Arizona’s temperatures rising more than the planet’s average
The Arizona Republic
While the rest of the world has experienced a relatively moderate increase in temperature over the past five years, the American Southwest has begun to broil.
The National Resources Defense Council and the Rocky Mountain Climate Organization, both environmental-action groups, analyzed federal weather data from 2003 to 2007.
Their research, released Thursday, showed that although the globe warmed by an average of 1 degree Fahrenheit during that period, the West warmed by 1.7 degrees and Arizona by 2.2 degrees.
The temperatures were compared with the historical average of the 20th century.
The report, “Hotter and Drier: The West’s Changed Climate,” did not definitively pin the warming on the actions of people but said it is “very likely that most of the warming since the middle of the 20th century is the result of human pollutants.”
The National Resources Defense Council warned that the increase has already begun to affect the region’s agricultural, recreation and tourism industries.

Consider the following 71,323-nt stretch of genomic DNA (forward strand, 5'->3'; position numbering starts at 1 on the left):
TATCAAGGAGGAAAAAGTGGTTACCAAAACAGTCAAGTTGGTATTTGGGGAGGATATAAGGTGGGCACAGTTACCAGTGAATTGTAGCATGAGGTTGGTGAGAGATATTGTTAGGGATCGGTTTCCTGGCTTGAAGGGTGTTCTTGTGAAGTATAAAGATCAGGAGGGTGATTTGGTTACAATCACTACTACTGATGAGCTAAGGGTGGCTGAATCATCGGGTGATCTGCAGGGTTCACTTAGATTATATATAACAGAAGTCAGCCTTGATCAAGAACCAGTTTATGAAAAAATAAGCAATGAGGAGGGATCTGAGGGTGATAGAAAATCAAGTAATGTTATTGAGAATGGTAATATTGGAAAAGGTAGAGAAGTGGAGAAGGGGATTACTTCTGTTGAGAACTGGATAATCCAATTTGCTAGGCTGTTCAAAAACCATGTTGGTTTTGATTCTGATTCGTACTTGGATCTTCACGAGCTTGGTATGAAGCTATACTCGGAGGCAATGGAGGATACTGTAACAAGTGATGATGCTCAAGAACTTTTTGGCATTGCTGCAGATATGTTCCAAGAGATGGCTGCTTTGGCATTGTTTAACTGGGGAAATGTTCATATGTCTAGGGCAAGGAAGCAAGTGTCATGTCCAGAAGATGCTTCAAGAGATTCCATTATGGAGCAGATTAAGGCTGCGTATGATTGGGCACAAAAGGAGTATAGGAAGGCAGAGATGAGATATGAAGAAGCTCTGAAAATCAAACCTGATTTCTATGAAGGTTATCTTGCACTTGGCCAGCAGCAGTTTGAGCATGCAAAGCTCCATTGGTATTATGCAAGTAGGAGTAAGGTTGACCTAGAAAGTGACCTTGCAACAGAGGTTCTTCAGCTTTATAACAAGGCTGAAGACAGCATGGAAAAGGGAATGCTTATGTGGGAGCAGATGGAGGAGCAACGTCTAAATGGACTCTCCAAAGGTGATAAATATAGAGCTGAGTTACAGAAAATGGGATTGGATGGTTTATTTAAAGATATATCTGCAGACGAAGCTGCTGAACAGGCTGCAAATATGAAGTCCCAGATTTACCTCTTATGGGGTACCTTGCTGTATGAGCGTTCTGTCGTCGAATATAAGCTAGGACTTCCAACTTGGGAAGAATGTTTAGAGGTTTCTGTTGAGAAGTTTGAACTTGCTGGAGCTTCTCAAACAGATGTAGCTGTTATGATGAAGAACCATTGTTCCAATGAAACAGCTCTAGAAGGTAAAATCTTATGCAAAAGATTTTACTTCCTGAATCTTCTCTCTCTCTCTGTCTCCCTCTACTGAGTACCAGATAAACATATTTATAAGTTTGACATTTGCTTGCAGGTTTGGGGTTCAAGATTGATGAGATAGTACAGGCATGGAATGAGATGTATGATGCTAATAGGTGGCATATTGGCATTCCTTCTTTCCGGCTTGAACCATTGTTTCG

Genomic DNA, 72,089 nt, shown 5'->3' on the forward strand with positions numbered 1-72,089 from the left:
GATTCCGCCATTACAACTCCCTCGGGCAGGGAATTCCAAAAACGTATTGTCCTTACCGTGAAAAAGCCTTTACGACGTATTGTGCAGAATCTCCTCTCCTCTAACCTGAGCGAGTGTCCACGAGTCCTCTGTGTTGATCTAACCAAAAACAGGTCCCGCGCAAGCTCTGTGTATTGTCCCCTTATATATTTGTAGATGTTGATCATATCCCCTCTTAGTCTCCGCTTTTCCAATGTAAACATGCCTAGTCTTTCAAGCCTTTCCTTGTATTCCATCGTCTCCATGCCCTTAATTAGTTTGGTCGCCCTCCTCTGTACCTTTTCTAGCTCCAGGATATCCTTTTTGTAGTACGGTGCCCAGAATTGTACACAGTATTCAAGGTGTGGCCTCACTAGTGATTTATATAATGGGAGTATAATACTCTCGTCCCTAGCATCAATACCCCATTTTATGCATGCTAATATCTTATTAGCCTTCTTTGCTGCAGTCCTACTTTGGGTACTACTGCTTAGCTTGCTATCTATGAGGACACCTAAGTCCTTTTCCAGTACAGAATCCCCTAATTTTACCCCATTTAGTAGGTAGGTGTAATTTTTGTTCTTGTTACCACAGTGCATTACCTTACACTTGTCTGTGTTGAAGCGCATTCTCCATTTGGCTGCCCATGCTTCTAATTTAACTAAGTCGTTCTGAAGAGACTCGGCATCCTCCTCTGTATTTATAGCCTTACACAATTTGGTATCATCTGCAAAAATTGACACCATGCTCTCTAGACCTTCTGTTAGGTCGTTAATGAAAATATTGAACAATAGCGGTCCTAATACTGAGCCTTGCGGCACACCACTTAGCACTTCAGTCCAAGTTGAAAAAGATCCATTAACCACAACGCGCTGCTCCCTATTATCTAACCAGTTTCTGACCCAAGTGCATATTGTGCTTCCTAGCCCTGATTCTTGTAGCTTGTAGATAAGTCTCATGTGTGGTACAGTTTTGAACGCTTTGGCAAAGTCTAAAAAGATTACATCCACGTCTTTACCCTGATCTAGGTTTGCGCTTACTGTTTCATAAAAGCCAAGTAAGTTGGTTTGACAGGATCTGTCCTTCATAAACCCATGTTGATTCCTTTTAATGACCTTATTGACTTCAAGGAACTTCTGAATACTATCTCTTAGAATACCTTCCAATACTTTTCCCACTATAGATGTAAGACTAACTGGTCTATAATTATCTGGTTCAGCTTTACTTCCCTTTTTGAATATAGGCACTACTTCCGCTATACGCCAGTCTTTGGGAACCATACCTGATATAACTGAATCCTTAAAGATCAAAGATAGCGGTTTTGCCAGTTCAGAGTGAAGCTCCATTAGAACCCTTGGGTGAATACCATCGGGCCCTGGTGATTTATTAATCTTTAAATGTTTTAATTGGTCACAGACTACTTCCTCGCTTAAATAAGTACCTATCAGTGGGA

Tony Haffer of the National Weather Service in Phoenix said there is no doubt the region has gotten warmer in the past five years. Haffer said, however, that it is still not clear whether the higher temperatures are the product of global warming or if this is just a normal, cyclical event.
“We’re in a drought cycle. When it’s dry, it’s warmer,” he said. “There is no question it is warmer. But what it means, that’s still a question.”
This new research folds neatly, perhaps ominously, into two other significant climate-change reports released in 2007.
Last April, the journal Science published a study that said rising temperatures will fuel longer and more intense droughts across Arizona and the Southwest. It warned of conditions not seen since the 1930s Dust Bowl.
What set that report apart from others was its assertion that changes had already begun.
There was also a broader assessment of global warming by teams of international scientists. That report charted a litany of ecologic and economic threats posed by man-made greenhouse gases and concluded that, in many areas, the threats were already real.